UNMC researchers found 12.5 percent of the women had thyroid disease compared to 1 to 8 percent in the general population. They evaluated data of 16,529 women married to farmers licensed to apply pesticides in Iowa and North Carolina.
The data are from the Agricultural Health Study, a long-term study of licensed pesticide applicators, sponsored by the National Institute of Environmental Health Sciences (NIEHS) and the National Cancer Institute.
Though the data was focused on Iowa and North Carolina, farm practices are similar in Nebraska. The study is the first and largest to show an association between pesticide exposure and thyroid disease. Up until now, most of the studies in humans have not been large enough.
Thyroid disease, which includes hypothyroidism, hyperthyroidism, thyroid nodules and enlargement, when left untreated can be serious. Symptoms of hypothyroidism – an underactive thyroid – include weight gain, fatigue, hair and skin changes, and sensitivity to cold temperatures. Hyperthyroidism – an overactive thyroid – can be associated with weight loss, higher heart rate, eye and skin changes, and heat sensitivity.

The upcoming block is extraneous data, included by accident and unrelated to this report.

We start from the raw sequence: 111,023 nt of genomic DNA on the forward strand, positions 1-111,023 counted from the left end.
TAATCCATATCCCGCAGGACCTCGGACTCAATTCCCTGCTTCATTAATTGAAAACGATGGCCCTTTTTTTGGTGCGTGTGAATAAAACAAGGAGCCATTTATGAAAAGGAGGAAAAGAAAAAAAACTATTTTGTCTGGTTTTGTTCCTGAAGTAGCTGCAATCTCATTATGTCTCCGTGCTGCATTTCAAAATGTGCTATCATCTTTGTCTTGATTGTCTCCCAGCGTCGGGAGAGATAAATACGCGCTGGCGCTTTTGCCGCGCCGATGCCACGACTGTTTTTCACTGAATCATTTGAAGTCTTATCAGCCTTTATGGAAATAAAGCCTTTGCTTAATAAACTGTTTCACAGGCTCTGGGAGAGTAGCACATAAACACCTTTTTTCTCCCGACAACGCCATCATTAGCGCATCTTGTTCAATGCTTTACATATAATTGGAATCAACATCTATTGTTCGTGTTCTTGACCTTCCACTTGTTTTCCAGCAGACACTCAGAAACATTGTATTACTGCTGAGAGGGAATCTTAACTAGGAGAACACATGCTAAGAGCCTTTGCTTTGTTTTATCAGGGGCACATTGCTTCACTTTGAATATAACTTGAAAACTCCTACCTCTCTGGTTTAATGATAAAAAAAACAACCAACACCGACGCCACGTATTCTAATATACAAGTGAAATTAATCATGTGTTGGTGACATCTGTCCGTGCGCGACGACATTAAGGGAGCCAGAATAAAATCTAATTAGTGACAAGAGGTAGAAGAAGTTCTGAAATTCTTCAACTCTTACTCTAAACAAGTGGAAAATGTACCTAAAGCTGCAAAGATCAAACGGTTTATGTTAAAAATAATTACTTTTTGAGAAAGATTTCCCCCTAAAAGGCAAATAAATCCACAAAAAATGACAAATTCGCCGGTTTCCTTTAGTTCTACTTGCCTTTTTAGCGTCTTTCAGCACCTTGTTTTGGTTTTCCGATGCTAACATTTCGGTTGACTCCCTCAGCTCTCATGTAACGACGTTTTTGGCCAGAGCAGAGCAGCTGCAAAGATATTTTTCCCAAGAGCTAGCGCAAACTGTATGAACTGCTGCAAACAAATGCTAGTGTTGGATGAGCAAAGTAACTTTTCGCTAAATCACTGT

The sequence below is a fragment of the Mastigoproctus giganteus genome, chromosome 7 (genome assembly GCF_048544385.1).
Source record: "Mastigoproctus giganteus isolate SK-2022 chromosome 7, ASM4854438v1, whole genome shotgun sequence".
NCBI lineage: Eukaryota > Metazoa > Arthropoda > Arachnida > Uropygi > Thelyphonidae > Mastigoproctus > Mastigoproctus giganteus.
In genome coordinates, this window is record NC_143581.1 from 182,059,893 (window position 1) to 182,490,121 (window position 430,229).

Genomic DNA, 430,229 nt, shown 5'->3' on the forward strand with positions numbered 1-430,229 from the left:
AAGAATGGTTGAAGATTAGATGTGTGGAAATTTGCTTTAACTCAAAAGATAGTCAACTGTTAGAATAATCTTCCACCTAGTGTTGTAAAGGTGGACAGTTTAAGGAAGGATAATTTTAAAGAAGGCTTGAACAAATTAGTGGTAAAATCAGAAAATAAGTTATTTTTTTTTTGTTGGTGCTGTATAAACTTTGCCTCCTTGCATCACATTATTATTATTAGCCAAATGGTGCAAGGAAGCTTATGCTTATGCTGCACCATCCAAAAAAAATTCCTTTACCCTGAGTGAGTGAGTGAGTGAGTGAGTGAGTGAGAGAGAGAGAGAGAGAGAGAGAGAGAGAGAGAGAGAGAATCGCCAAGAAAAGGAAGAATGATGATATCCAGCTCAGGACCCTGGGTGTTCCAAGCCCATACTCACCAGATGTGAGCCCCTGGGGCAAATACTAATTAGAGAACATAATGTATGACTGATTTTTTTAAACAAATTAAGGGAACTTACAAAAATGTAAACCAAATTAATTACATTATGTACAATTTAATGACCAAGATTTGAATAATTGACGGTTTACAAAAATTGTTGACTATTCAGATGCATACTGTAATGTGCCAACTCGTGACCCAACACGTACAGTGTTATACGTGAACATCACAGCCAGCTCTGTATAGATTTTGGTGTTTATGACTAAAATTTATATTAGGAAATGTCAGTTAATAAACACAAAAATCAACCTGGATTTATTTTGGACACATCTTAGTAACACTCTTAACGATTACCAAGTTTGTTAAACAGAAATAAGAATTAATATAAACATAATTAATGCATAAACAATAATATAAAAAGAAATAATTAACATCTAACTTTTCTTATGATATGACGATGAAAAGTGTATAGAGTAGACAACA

The researchers evaluated five commonly used insecticides and 39 other pesticides. The study was published in the American Journal of Epidemiology.
“There is increasing evidence that environmental exposure to pesticides should be considered a potential risk factor for thyroid disease,” said Whitney Goldner, M.D., assistant professor, UNMC Department of Internal Medicine, and one of the paper’s authors.
“Certain insecticides, herbicides and fungicides have been previously reported to be endocrine disrupters, which can interfere with the endocrine system,” Dr. Goldner said. “They may have a bigger role than we’ve given them credit for and we need to explore this further.”
The study showed an association between insecticides and fungicide exposure and hypothyroidism. There was also an association between one of the fungicides and hyperthyroidism.
Dr. Goldner added that it’s important that those exposed to pesticides be aware of the potential risks and know the signs and symptoms of thyroid disease.
Researchers from the NIEHS were co-authors on the paper.
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